The Personal Injury Risks of Blackout Drinking

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TOLEDO, Ohio. Judge Brett Kavanaugh’s testimony before Congress ignited a national debate about teen alcohol use, sexual assault, and the dangers of blackout drinking. One of the central questions during the hearings involved memory—its power when victims are under duress and its limitations, particularly when a person has been drinking. The hearings highlight the real risks that blackout drinking poses. When people drink to blackout, not only is the risk for sexual assault greater, but also the risk for car accidents. According to Vox, people may do things when they are blackout drunk that they may not remember the next day. This includes getting behind the wheel of a vehicle, and even the possibility that a person could be in an accident and not remember it at all.

Blackout drinking is often misunderstood. Many people understand blacking out to be passing out, or falling asleep. However, blacking out is quite different, and is far more disturbing. When someone is blackout drunk they can have conversations, they can do things, and they can forget everything that happens. Vox defines blackout drinking as “alcohol induced amnesia.” During heavy drinking, the part of the brain that encodes memories can become temporarily disabled. A person in this state might be able to have a conversation, might be able to start a vehicle, and may even be able to drive home. This is alarming, because when a person is blackout drunk, his or her judgement may be compromised. He or she might get behind the wheel, putting others in danger.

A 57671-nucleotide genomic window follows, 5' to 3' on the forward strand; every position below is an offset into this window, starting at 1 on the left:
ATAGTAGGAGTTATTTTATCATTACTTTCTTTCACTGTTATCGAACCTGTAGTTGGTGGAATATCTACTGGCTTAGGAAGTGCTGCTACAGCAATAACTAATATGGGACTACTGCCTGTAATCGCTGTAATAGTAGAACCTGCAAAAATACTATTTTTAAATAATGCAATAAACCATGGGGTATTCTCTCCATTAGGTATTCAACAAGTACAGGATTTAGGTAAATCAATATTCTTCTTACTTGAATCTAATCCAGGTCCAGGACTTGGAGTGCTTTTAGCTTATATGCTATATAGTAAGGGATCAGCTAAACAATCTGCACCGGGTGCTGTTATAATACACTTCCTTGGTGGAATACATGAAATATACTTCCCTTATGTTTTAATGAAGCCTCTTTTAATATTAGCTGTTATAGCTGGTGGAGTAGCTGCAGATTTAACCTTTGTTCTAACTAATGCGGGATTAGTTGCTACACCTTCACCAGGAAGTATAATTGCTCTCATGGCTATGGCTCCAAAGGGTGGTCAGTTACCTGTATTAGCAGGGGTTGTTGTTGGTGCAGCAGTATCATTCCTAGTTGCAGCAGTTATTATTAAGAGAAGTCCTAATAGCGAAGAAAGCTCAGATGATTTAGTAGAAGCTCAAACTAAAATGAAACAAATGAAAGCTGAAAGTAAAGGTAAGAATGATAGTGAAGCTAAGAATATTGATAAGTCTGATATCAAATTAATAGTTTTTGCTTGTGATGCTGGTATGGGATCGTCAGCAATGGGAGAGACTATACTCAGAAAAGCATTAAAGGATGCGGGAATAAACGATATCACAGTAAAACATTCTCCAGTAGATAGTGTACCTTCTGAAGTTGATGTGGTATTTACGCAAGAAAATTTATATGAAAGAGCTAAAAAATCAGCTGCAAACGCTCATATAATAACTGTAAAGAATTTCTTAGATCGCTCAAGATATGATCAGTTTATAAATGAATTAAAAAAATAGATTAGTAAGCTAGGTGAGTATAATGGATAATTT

Everyone’s tolerance for alcohol varies. Some people will need only a couple of drinks to blackout while others will need far more. However, the more alcohol you consume, the more at risk you are of blacking out. Blackouts don’t necessarily have to involve a complete forgetting of an entire night. Individuals can forget segments of a night. For example, a person might remember the party, but may not remember how he or she got home.

Vox reports that individuals are more at risk of injury during blackouts. People may be more likely to behave in ways that they would not behave while blacked out. A person who would never drink and drive, might be shocked to learn from friends or family that others had to steal the car keys the night before.

Blackouts among teens are quite common according to researchers. Psychology Today reports that as many as 74 percent of 19-year-olds have gotten so drunk they have blacked out. Teen drunk driving is particularly alarming because teens don’t have the same experience behind the wheel that older individuals have. Teens who drink and drive might be more likely to be involved in car accidents.

So, what can you do to avoid drunk driving accidents? Plan your night ahead of time. Decide before you drink that you’ll call an Uber or have a sober friend drive you home. Don’t drink to excess. Pace yourself, and consume alcohol with food. Finally, watch out for your friends and don’t let them drive drunk.

Drunk driving can lead to deadly and serious accidents. Often, the people who are hurt are those who were not drinking. If you or a loved one was hurt in a car accident, speak to the personal injury lawyers at the Schuller Law Office in Toledo, Ohio today. Our firm can review the factors leading up to your accident and fight to help you and your family get the recovery you may deserve. Visit us at to learn more.

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